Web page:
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Safety risk assessment of heritage buildings in metro construction based on SPA theory: a case study in Zhengzhou, China

Abstract

While the urban rail transit systems have been developed rapidly, the nearby heritage buildings and historic sites are facing possible threats of unexpected damages. In particular, a rail project has a potential impact on numerous heritage buildings and sites in an old city. Thus, to better protect these heritage buildings and sites, it is crucial for decision-makers to be able to rapidly and accurately evaluate these threats. Based on Set Pair Analysis (SPA) theory, this study developed a risk assessment model to assess the safety of heritage buildings adjacent to metro construction. In this model, the risk levels of adjacent heritage buildings are ranked. Moreover, this study establishes an assessment index system comprising 16 individual indexes among four categories related to heritage building, metro, soil, and management. The index system determines the interval values for each evaluation factor. To improve the reliability of the index weight, a linear weighting method was adopted. In this study, both subjective weights calculated via the Analytic Hierarchy Process (AHP) and objective weights calculated by the Clustering Weight Method (CWM) are analyzed comprehensively. Moreover, a case study was conducted by applying the proposed assessment model into assessing the structural safety risk of a heritage building adjacent to the Zhengzhou Metro Line Three. It was found the results of the proposed model were consistent with the Matter-Element (ME) method. The proposed model can be used to provide decision-making support for controlling risk on similar projects.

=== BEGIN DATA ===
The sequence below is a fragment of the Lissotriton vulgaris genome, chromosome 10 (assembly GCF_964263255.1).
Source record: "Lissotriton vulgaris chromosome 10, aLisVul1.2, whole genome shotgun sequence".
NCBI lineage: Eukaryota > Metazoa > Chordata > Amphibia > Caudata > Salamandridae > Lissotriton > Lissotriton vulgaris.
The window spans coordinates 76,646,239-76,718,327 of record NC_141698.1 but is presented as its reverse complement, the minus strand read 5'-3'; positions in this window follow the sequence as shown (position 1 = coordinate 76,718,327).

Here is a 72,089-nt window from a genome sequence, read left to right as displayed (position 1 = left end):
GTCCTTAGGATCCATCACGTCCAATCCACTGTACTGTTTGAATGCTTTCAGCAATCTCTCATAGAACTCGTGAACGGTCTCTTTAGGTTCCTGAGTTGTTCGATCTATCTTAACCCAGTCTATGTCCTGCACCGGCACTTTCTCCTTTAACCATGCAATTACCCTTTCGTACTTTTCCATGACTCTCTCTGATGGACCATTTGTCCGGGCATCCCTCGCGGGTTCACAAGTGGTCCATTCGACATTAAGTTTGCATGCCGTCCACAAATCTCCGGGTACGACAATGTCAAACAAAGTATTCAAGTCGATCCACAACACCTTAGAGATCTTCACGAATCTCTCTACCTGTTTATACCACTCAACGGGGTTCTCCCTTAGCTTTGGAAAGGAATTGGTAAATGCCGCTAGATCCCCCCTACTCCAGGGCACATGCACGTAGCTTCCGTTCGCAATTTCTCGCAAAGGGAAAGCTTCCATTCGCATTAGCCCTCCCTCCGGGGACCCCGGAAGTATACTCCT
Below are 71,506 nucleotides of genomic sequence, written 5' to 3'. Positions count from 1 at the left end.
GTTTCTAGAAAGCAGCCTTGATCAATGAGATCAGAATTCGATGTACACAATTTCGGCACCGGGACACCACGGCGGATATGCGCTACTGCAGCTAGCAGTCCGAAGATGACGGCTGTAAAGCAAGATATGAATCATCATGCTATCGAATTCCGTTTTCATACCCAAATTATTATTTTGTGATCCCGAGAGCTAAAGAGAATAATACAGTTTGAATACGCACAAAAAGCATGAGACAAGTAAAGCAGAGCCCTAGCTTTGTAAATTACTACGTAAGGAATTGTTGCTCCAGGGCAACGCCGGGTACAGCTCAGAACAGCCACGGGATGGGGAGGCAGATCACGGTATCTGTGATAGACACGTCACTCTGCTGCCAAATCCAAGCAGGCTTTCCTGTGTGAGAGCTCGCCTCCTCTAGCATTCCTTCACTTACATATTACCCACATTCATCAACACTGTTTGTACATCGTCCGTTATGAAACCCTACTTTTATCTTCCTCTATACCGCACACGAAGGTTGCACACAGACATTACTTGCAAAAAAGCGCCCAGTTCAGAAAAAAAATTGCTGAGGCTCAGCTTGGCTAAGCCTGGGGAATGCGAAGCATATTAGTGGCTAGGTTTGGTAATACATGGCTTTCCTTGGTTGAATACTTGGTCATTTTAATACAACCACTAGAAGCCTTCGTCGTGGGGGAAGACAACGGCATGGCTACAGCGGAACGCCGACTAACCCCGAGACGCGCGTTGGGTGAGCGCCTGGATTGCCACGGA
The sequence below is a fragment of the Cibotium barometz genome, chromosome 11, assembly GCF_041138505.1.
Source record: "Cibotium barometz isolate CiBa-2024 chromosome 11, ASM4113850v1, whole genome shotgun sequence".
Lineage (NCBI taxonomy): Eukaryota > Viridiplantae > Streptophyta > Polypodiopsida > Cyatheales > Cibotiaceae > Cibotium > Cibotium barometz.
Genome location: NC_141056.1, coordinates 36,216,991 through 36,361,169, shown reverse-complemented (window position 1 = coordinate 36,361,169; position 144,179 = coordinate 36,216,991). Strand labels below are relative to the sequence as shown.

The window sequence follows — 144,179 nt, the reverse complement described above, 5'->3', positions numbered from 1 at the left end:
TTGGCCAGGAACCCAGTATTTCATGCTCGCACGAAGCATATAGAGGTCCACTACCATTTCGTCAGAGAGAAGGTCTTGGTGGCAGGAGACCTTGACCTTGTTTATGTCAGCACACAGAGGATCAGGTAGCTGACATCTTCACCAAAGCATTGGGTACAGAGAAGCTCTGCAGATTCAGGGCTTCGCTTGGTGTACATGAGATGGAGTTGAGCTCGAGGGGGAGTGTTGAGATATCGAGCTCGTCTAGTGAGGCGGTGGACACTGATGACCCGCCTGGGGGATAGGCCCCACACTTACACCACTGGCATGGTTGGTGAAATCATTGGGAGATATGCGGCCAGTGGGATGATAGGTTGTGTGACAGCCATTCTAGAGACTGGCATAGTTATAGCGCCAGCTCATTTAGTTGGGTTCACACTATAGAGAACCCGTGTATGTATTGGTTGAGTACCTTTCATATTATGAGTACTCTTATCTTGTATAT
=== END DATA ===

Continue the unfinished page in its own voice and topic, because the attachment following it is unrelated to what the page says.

Introduction

Recently, large underground rail transit systems are built in several Chinese cities to solve the issue of heavy traffic congestion [1, 2]. However, this underground rail development can have a huge impact on the surrounding urban environment [3]. For example, a shield tunneling can loose the surrounding soils above its roof and produce soil loss. Moreover, it can also cause nearby ground settlement, road surface cracking, excessive building deformation, and so on [4]. It is known that heritage buildings have incredible historic, artistic, and scientific value; however, the development of metro constructions has put potential damage onto the heritage buildings [5]. On September 23, 2009, in Tianjin, China, Metro Line Three was seriously flooded during construction, and this caused many cracks from the foundation up to the roof of the adjacent historic DD Hotel. The greatest crack was 70 cm wide, and the crack caused a partial collapse on the northwest side of the hotel [6]. Thus, the threats of potential damage to the safety of adjacent heritage buildings caused by metro construction should be investigated.

The damages to the structural integrity of adjacent heritage buildings caused by underground rail transit constructions happened not only in China, but across the world [7]. For example, on March 3, 2009, many cracks were found on the external wall of the Historical Archives in Cologne (Germany) due to metro construction. The cracks quickly spread to the roof and triggered the collapse of the building [8]. The number of underground rail transit projects have largely increased in big cities. However, the above examples showed that they had caused many damages to heritage buildings. Thus, it is important for decision-makers to be able to evaluate the risks of shield construction on the safety of adjacent heritage buildings [9].

At present, research on the influence of underground rail transit construction on adjacent buildings has achieved significant outcomes in China and around the world. It was found that the main risk factor on a building is the induced surface settlements due to metro tunnel construction [10]. Research analysis methods for studying ground settlement or building damage caused by metro construction can be divided into three categories: Empirical Analysis (EA) [11], Finite Element Analysis (FEA) [12], and Mathematical Theoretical Analysis (MTA) (such as Bayesian Networks(BNs) [13], Information Fusion (IF) [14], and Extended Cloud Model (ECM) [15]).